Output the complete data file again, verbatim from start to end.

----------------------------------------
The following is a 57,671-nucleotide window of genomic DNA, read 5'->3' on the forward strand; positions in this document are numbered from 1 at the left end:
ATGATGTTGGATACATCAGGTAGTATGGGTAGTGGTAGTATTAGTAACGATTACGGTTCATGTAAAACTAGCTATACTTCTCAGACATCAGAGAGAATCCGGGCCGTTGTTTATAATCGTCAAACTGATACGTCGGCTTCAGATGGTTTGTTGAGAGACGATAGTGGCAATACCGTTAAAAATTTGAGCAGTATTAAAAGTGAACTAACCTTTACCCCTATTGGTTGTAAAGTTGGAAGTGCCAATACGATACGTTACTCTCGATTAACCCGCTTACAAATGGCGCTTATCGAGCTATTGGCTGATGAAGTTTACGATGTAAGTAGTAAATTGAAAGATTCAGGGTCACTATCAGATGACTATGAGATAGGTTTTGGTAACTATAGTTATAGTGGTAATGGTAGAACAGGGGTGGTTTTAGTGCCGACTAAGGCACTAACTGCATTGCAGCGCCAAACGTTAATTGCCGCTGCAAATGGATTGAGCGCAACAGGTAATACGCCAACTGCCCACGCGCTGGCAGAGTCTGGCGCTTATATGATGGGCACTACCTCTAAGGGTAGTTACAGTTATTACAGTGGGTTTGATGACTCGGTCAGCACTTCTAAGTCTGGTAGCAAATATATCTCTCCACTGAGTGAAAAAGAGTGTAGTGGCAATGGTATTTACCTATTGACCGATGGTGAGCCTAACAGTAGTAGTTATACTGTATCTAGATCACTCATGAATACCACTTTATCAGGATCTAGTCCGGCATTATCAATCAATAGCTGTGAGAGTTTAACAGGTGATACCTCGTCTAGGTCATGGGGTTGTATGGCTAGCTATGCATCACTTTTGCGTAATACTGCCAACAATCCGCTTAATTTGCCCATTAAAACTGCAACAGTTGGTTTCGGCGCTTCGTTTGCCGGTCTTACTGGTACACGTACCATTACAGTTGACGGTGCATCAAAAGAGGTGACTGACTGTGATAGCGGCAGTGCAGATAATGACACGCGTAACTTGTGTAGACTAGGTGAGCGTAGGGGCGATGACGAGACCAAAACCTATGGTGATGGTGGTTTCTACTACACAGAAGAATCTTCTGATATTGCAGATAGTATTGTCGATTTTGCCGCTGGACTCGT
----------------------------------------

The following is a 57,671-nucleotide window of genomic DNA, read 5'->3' on the forward strand; positions in this document are numbered from 1 at the left end:
ATGATGTTGGATACATCAGGTAGTATGGGTAGTGGTAGTATTAGTAACGATTACGGTTCATGTAAAACTAGCTATACTTCTCAGACATCAGAGAGAATCCGGGCCGTTGTTTATAATCGTCAAACTGATACGTCGGCTTCAGATGGTTTGTTGAGAGACGATAGTGGCAATACCGTTAAAAATTTGAGCAGTATTAAAAGTGAACTAACCTTTACCCCTATTGGTTGTAAAGTTGGAAGTGCCAATACGATACGTTACTCTCGATTAACCCGCTTACAAATGGCGCTTATCGAGCTATTGGCTGATGAAGTTTACGATGTAAGTAGTAAATTGAAAGATTCAGGGTCACTATCAGATGACTATGAGATAGGTTTTGGTAACTATAGTTATAGTGGTAATGGTAGAACAGGGGTGGTTTTAGTGCCGACTAAGGCACTAACTGCATTGCAGCGCCAAACGTTAATTGCCGCTGCAAATGGATTGAGCGCAACAGGTAATACGCCAACTGCCCACGCGCTGGCAGAGTCTGGCGCTTATATGATGGGCACTACCTCTAAGGGTAGTTACAGTTATTACAGTGGGTTTGATGACTCGGTCAGCACTTCTAAGTCTGGTAGCAAATATATCTCTCCACTGAGTGAAAAAGAGTGTAGTGGCAATGGTATTTACCTATTGACCGATGGTGAGCCTAACAGTAGTAGTTATACTGTATCTAGATCACTCATGAATACCACTTTATCAGGATCTAGTCCGGCATTATCAATCAATAGCTGTGAGAGTTTAACAGGTGATACCTCGTCTAGGTCATGGGGTTGTATGGCTAGCTATGCATCACTTTTGCGTAATACTGCCAACAATCCGCTTAATTTGCCCATTAAAACTGCAACAGTTGGTTTCGGCGCTTCGTTTGCCGGTCTTACTGGTACACGTACCATTACAGTTGACGGTGCATCAAAAGAGGTGACTGACTGTGATAGCGGCAGTGCAGATAATGACACGCGTAACTTGTGTAGACTAGGTGAGCGTAGGGGCGATGACGAGACCAAAACCTATGGTGATGGTGGTTTCTACTACACAGAAGAATCTTCTGATATTGCAGATAGTATTGTCGATTTTGCCGCTGGACTCGT